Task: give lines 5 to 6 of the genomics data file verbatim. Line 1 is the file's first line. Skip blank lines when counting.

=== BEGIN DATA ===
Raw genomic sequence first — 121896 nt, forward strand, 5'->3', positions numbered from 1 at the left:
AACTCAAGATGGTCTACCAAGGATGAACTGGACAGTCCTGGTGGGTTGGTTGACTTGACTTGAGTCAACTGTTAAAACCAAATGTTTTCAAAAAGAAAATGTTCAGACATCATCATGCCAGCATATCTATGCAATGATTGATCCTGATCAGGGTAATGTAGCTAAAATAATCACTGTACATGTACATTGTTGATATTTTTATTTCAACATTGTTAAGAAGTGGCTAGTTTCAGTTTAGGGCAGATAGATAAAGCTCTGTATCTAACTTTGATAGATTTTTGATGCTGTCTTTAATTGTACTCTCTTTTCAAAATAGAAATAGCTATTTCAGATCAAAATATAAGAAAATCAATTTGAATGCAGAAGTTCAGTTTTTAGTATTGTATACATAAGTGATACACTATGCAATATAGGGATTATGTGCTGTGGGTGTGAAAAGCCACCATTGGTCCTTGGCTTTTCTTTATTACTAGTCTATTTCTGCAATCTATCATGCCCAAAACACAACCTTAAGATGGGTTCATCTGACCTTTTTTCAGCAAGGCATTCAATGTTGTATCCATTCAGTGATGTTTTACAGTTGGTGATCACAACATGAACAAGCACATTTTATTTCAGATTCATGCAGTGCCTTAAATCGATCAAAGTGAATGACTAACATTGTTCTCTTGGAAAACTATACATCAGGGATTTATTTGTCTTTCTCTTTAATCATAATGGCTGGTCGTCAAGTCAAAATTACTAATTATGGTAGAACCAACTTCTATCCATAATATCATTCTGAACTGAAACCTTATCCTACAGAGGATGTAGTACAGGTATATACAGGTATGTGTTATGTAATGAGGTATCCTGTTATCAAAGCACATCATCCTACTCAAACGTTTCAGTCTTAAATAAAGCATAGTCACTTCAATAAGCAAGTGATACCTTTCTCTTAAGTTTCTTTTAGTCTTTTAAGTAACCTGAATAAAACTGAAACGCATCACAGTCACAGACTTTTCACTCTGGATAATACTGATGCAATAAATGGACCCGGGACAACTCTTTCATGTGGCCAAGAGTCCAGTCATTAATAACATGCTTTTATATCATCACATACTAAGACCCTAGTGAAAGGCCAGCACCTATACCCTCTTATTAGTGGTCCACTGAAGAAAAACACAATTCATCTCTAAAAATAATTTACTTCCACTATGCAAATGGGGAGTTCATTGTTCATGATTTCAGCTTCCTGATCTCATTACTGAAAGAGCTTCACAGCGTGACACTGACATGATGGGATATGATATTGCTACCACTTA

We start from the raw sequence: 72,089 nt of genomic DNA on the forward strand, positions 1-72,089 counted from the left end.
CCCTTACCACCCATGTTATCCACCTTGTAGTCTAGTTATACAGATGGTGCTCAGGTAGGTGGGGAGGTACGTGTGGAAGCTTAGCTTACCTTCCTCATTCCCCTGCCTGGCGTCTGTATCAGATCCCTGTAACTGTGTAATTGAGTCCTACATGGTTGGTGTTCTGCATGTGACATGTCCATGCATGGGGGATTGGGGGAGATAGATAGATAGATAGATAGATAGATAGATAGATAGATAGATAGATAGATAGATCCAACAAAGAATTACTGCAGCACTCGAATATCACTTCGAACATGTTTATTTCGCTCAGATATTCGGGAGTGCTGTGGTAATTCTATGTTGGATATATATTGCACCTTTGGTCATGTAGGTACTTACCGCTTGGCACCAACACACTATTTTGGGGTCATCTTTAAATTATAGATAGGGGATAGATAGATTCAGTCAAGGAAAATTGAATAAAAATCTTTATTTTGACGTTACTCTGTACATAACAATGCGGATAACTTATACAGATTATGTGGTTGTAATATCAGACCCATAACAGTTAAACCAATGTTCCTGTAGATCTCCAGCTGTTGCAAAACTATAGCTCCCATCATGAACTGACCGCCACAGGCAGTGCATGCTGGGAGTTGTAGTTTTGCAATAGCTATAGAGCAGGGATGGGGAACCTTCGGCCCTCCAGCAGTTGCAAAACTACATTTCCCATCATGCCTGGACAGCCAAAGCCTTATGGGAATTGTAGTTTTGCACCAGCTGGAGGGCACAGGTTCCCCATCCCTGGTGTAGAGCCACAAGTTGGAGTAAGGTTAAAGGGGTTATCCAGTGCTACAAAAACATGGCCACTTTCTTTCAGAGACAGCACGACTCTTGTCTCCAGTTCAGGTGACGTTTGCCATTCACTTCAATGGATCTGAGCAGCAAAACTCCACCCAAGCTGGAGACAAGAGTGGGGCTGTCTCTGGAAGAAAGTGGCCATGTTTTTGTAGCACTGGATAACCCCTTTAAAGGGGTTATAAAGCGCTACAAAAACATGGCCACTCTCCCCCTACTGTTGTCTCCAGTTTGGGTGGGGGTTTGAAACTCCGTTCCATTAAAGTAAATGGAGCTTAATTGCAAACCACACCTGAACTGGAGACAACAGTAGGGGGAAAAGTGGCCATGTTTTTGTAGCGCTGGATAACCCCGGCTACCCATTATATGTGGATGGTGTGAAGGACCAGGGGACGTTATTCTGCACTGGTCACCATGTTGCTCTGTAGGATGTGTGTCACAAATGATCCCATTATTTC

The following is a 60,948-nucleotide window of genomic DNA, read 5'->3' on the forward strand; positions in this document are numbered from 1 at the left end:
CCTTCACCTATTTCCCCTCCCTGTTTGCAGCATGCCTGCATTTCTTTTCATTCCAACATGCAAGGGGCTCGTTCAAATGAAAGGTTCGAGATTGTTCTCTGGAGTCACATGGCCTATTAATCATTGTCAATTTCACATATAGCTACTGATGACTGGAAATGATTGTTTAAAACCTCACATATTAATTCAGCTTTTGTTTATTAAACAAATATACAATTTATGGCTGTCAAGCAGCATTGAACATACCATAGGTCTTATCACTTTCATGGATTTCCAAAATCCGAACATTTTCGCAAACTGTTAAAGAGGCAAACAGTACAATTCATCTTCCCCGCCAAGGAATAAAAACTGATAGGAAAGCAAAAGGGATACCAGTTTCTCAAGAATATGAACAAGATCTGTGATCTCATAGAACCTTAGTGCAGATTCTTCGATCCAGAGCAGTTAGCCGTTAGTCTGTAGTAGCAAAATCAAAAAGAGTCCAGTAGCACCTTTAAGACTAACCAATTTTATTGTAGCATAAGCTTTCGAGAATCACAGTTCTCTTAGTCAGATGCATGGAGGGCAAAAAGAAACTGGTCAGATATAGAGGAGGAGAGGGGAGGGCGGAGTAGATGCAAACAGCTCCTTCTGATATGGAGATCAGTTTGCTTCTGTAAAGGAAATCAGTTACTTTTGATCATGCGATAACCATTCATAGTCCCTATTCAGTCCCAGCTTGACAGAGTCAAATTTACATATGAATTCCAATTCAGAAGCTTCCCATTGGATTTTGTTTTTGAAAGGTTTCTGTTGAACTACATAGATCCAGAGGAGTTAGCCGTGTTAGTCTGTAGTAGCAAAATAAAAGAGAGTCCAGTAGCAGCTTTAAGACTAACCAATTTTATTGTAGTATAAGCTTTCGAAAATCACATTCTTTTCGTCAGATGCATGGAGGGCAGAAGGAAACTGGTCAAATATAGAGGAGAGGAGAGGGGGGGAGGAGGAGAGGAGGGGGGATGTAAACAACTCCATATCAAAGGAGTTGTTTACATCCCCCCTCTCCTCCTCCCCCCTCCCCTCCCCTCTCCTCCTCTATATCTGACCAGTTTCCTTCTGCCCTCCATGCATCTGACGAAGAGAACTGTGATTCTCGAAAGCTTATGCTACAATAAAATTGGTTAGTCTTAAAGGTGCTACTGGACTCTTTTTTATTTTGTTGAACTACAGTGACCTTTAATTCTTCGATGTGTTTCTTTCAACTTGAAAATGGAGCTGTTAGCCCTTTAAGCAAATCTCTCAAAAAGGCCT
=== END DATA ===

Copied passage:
The following is a 60,948-nucleotide window of genomic DNA, read 5'->3' on the forward strand; positions in this document are numbered from 1 at the left end:
CCTTCACCTATTTCCCCTCCCTGTTTGCAGCATGCCTGCATTTCTTTTCATTCCAACATGCAAGGGGCTCGTTCAAATGAAAGGTTCGAGATTGTTCTCTGGAGTCACATGGCCTATTAATCATTGTCAATTTCACATATAGCTACTGATGACTGGAAATGATTGTTTAAAACCTCACATATTAATTCAGCTTTTGTTTATTAAACAAATATACAATTTATGGCTGTCAAGCAGCATTGAACATACCATAGGTCTTATCACTTTCATGGATTTCCAAAATCCGAACATTTTCGCAAACTGTTAAAGAGGCAAACAGTACAATTCATCTTCCCCGCCAAGGAATAAAAACTGATAGGAAAGCAAAAGGGATACCAGTTTCTCAAGAATATGAACAAGATCTGTGATCTCATAGAACCTTAGTGCAGATTCTTCGATCCAGAGCAGTTAGCCGTTAGTCTGTAGTAGCAAAATCAAAAAGAGTCCAGTAGCACCTTTAAGACTAACCAATTTTATTGTAGCATAAGCTTTCGAGAATCACAGTTCTCTTAGTCAGATGCATGGAGGGCAAAAAGAAACTGGTCAGATATAGAGGAGGAGAGGGGAGGGCGGAGTAGATGCAAACAGCTCCTTCTGATATGGAGATCAGTTTGCTTCTGTAAAGGAAATCAGTTACTTTTGATCATGCGATAACCATTCATAGTCCCTATTCAGTCCCAGCTTGACAGAGTCAAATTTACATATGAATTCCAATTCAGAAGCTTCCCATTGGATTTTGTTTTTGAAAGGTTTCTGTTGAACTACATAGATCCAGAGGAGTTAGCCGTGTTAGTCTGTAGTAGCAAAATAAAAGAGAGTCCAGTAGCAGCTTTAAGACTAACCAATTTTATTGTAGTATAAGCTTTCGAAAATCACATTCTTTTCGTCAGATGCATGGAGGGCAGAAGGAAACTGGTCAAATATAGAGGAGAGGAGAGGGGGGGAGGAGGAGAGGAGGGGGGATGTAAACAACTCCATATCAAAGGAGTTGTTTACATCCCCCCTCTCCTCCTCCCCCCTCCCCTCCCCTCTCCTCCTCTATATCTGACCAGTTTCCTTCTGCCCTCCATGCATCTGACGAAGAGAACTGTGATTCTCGAAAGCTTATGCTACAATAAAATTGGTTAGTCTTAAAGGTGCTACTGGACTCTTTTTTATTTTGTTGAACTACAGTGACCTTTAATTCTTCGATGTGTTTCTTTCAACTTGAAAATGGAGCTGTTAGCCCTTTAAGCAAATCTCTCAAAAAGGCCT